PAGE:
Bucket List (2007)
Rated: PG-13 for language, including a sexual reference.
Length: 97 minutes
Budget: $45 million
Box Office: $193 million ($93 US, $81Intl, $20 DVD)
Written by: Justin Zackham, whose previous work shall remain nameless.
Directed by: Rob Reiner, whose other movies include A Few Good Men, When Harry Met Sally, Stand by Me, The Princess Bride, and the cult classic Spinal Tap, which goes to eleven.
Starring: Jack Nicholson and Morgan Freeman, with Sean Hayes and Beverly Todd.
When the materialistic owner of a whole chain of nursing homes is forced by his own policies to stay in a semi-private room, he develops a friendship with a man whose life has represented faith and family. Together they set out to really enjoy their last few months of life rather than simply dying in a hospital.
Entertainment Value: B+
Jack Nicholson and Morgan Freeman directed by Rob Reiner. How likely is this to be a miss? I don’t know whether it was my own proximity to these issues with my grandmother, but it was also a fairly somber movie in spite of the comedy. You automatically love Chambers, but you learn to practice his redemptive love for Cole, who you also come to love.
Superficial Content: B
Drugs/Alcohol B+, Sexuality B, Violence A, Language C+, Illegality A
This is properly PG-13 for language, which is right at the PG-13 limit, but the movie is otherwise fairly clean. A woman leaves a room implying sex occurred, another woman is implied to be a call girl propositioning someone, and there are some scenes of mild sex discussion. Had they decided to tone down the language, this could easily have been PG.
Significant Content: A
This is essentially a movie about what is valuable in life and what is not. But it is also a movie about the redemption of teaching these things to someone who doesn’t have them. So it is about friendship, the value of family, the nature of love and patience, and even faith comes in for a pretty good mention. The opening sequence says it all. The measure of a man is really how many other men measure themselves by him. Finding joy in your life and bringing it to others are the primary things God cares about. Knowledge is good, but real experience makes knowledge substantial.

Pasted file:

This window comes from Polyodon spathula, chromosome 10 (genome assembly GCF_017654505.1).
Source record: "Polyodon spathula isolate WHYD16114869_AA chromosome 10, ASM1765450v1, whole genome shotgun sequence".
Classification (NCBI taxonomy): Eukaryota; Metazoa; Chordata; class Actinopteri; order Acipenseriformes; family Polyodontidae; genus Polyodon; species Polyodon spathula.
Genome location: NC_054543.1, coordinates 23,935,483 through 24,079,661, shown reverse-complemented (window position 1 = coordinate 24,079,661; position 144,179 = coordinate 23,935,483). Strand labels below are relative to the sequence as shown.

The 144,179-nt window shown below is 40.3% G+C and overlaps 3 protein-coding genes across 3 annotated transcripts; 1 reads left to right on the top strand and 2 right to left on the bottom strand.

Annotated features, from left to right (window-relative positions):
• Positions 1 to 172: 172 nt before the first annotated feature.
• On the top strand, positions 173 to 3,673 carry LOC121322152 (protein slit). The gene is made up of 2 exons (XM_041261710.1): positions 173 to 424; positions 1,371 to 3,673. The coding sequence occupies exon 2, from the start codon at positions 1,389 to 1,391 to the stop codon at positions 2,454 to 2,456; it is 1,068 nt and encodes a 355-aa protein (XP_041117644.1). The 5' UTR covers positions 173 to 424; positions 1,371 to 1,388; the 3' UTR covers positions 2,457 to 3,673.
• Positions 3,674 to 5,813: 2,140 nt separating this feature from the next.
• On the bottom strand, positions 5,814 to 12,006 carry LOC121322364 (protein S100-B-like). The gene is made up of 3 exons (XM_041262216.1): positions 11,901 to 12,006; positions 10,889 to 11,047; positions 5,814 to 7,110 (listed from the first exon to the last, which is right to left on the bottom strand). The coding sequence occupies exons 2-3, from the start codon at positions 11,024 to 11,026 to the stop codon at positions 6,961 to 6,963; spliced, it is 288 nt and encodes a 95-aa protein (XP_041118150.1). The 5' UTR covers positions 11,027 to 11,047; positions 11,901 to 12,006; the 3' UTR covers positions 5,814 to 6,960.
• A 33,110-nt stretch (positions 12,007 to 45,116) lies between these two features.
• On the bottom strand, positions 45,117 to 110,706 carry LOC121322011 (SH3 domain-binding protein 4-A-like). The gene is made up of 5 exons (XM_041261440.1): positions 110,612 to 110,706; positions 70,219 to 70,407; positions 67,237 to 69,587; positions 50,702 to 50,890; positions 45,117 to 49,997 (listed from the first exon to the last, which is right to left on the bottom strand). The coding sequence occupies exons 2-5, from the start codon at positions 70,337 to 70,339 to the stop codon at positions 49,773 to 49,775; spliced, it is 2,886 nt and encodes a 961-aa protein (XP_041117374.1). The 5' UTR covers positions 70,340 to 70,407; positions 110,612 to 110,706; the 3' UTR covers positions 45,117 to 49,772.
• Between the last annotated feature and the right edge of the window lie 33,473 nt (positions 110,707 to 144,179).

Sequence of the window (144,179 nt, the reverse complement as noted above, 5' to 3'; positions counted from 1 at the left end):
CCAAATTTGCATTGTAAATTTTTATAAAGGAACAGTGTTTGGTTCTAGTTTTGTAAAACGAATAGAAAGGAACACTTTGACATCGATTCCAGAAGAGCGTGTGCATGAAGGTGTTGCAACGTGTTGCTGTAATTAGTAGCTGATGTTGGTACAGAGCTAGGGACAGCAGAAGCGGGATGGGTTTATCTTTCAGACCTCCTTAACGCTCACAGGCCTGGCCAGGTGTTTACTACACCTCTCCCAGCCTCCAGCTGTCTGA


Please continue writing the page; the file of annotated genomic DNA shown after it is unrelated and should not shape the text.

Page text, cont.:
Artistic/Thought Value: B
My general definition of good art in a movie is that it makes you want to think and talk about the issues the movie raises without the movie seeming to force you into the discussion. By that standard, this is quite good. On the other hand, some of the scenes were so obviously fake (I mean with bad green-screening, for instance) and other scenarios were so manifestly implausible that I have trouble giving it an A. But still pretty strong.
~What does it mean to live well? How would you describe and/or measure the goodness of someone’s life?
~What if Cole hadn’t been wealthy? Would the failure to see all the beautiful sights have lessened the significance of Carter's life? Do you think that the things they did together really made their lives richer? If so, what does this say about the prospects for people without such means to have really outstanding lives? To what degree does money (or the lack thereof) contribute to (or hinder) the good life?
~To what degree would you describe this movie as hedonistic? What messages does it contain about work, daily life, and retirement?
~What do you think of the test Cole gave Carter? In what ways was it a gift to Carter? In what ways are the tests God gives us good for us? Is temptation good because it allows us to confront our fears of our own moral deficiencies?
~Is this movie redemptive? Who is redeemed in it?
~In what ways is Carter like Jesus? Would you describe his behaviors as evangelical in any way?
~What do you think of Carter’s two questions about joy and helping others to have joy? How compatible is this with the Bible’s teaching about what God’s expectations for us?
~Have you ever made a bucket list? What sort of things are on it? What do you think of Carter’s assertion that young men and old men have different dreams? How important are dreams in your life?
~If you only had a short time to live, would you live differently? What does this imply about the way you’re living right now?
~Does Cole love his assistant, Thomas? How do you know? Why does Thomas stay with him? Do you know anyone who shows love in a way that seems like he’s being a prickly cactus?
~What implications does this movie have for nursing homes and end-of-life processes as they exist in the U.S.?
~Is it true that the measure of a man is how many other men measure themselves by him? What does the Bible say?
~What do you think of Carter’s decision to go with Cole and leave his wife and family for so long? Why didn’t he take her with him?
~How does belief in God shape our ability to appreciate beauty and cultivate a sense of wonder?
~What is the lesson to be learned from the story of Cole’s exotic coffee?
Overall Grade: B+
Solid, funny, sweet, and meaningful. Not bad for an hour and a half.